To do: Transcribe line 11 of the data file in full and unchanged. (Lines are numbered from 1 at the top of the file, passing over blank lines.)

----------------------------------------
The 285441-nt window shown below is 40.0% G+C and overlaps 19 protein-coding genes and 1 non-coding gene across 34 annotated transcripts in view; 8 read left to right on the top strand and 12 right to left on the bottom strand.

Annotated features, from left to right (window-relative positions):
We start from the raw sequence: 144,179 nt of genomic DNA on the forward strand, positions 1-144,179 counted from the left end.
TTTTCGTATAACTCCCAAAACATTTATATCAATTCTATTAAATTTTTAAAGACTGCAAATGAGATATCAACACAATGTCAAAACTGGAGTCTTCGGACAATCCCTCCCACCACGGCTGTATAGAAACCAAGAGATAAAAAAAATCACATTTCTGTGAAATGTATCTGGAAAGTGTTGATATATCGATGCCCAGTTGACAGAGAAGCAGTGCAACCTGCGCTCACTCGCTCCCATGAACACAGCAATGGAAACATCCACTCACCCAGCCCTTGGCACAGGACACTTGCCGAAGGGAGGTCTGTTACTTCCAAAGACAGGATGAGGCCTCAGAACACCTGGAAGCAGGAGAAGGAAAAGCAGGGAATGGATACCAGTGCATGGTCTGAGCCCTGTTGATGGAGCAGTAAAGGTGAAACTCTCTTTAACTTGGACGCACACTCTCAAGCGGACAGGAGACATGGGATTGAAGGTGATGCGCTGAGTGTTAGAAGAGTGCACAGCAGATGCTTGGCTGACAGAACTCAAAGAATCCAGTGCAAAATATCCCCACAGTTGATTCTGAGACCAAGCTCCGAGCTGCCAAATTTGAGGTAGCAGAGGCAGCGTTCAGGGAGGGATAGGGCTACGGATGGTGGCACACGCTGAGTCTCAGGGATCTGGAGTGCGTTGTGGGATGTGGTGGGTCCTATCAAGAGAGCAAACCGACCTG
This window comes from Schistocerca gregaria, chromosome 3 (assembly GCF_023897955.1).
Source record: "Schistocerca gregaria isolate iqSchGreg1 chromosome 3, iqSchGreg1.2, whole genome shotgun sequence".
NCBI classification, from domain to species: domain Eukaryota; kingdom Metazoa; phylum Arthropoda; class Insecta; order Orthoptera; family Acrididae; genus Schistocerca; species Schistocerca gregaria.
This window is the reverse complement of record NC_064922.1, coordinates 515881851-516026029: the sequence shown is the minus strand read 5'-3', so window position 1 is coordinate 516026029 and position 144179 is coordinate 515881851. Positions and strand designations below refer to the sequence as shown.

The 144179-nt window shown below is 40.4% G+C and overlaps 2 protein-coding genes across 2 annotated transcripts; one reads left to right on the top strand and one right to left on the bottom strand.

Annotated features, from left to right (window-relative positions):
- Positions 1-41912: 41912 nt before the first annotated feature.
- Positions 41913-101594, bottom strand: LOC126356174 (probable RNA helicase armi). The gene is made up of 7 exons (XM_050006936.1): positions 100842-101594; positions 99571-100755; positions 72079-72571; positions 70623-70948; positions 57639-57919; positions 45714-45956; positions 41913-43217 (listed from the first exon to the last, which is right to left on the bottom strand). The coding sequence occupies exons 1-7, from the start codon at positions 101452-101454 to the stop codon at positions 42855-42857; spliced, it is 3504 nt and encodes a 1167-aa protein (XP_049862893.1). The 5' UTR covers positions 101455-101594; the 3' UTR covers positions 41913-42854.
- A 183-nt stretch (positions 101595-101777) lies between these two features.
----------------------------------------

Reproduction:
- Positions 1-41912: 41912 nt before the first annotated feature.